[Numpy-discussion] cPickle/unPickle across archs

Robert Kern robert.kern@gmail....
Thu Jan 7 16:30:24 CST 2010


On Thu, Jan 7, 2010 at 15:54, James Mazer <james.mazer@yale.edu> wrote:
> Hi,
>
> I've got a some Numeric arrays that were created without
> an explicit byte size in the initial declaration and pickled.
> Something like this:
>
>   >>> cPickle.write(array(ones((3,3,)), 'f'), open('foo.pic', 'w'))
>
> as opposed to:
>
>   >>> cPickle.write(array(ones((3,3,)), Float32), open('foo.pic', 'w'))
>
> This works as long as the word size doesn't change between the
> reading and writing machines.
>
> The data were generated under a 32bit linux kernel and now I'm trying
> to read them under a 64bit kernel, so the word size has changed and
> Numeric assumes that the 'f' type is the NATIVE float

Please note that 'f' is always a 32-bit float on any machine. Only
integers may change size.

> and 'l' type is
> the NATIVE long) and dies miserable when the native types don't match
> the actual types (which defeats the whole point of pickling, to some
> extent -- I thought that cPickle.save/load were "ensured" to be
> invertable...)

I don't think cPickle ensures much at all. It's actually rather
fragile for persisting data over long times and between different
environments. It works better as a wire format for communication
between similar codebases when thoroughly tested on both ends. Using a
standard scientific file format for storing your important data has
always been de rigeur.

That said, it is a deficiency in Numeric that it records the native
typecode instead of a platform-neutral, explicitly sized typecode.
Unfortunately, Numeric has been deprecated for many years now, and is
not maintained. Numeric's replacement, numpy, does not have this
problem.

> I've got terrabytes of data that need to be read by both 32bit and
> 64bit machines (and it's not really feasible to scan all the files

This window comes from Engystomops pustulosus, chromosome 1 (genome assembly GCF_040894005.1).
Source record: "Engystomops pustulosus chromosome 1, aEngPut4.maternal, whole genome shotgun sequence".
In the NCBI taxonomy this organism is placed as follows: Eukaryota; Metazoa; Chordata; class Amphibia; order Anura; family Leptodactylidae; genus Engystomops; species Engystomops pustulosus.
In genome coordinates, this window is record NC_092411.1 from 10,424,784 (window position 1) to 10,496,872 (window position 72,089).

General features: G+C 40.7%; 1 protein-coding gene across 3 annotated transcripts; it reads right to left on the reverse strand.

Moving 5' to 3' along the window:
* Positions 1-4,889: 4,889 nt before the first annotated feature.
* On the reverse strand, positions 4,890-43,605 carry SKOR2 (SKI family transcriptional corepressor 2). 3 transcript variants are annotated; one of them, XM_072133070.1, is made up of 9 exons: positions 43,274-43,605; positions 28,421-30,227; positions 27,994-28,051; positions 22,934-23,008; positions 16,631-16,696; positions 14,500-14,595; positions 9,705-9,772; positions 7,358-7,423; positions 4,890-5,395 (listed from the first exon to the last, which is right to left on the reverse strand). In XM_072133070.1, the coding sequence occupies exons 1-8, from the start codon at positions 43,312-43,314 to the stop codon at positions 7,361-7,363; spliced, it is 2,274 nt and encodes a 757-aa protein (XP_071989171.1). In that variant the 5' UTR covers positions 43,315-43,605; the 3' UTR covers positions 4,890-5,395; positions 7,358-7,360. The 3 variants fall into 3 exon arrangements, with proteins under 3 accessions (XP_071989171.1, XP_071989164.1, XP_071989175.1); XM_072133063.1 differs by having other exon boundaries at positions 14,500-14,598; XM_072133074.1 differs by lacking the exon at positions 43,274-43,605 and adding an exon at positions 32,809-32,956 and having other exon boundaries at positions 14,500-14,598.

> into new structures with explict types on a 32bit machine). Anybody
> have hints for addressing this problem?  I found similar questions,
> but no answers, so I'm not completely alone iwth this problem.

What you can do is monkeypatch the function
Numeric.array_constructor() to do "the right thing" for your case when
it sees a platform-specific integer typecode. Something like the
following (untested; you may need to generalize it to handle the
unsigned integer typecodes, too, if you have that kind of data):

import Numeric

i_size = Numeric.empty(0, 'i').itemsize()

def patched_array_constructor(shape, typecode, thestr,
Endian=Numeric.LittleEndian):
    if typecode == "l":
        # Ensure that the length of the data matches our expectations.
        size = Numeric.product(shape)
        itemsize = len(thestr) // size
        if itemsize == i_size:
            typecode = 'i'
    if typecode == "O":
        x = Numeric.array(thestr,"O")
    else:
        x = Numeric.fromstring(thestr, typecode)
    x.shape = shape
    if LittleEndian != Endian:
        return x.byteswapped()
    else:
        return x

Numeric.array_constructor = patched_array_constructor


After you have done that, cPickle.load() will use that patched
function to reconstruct the arrays and make sure that the appropriate
typecode is used to interpret the data.

-- 
Robert Kern

"I have come to believe that the whole world is an enigma, a harmless
enigma that is made terrible by our own mad attempt to interpret it as
though it had an underlying truth."
  -- Umberto Eco


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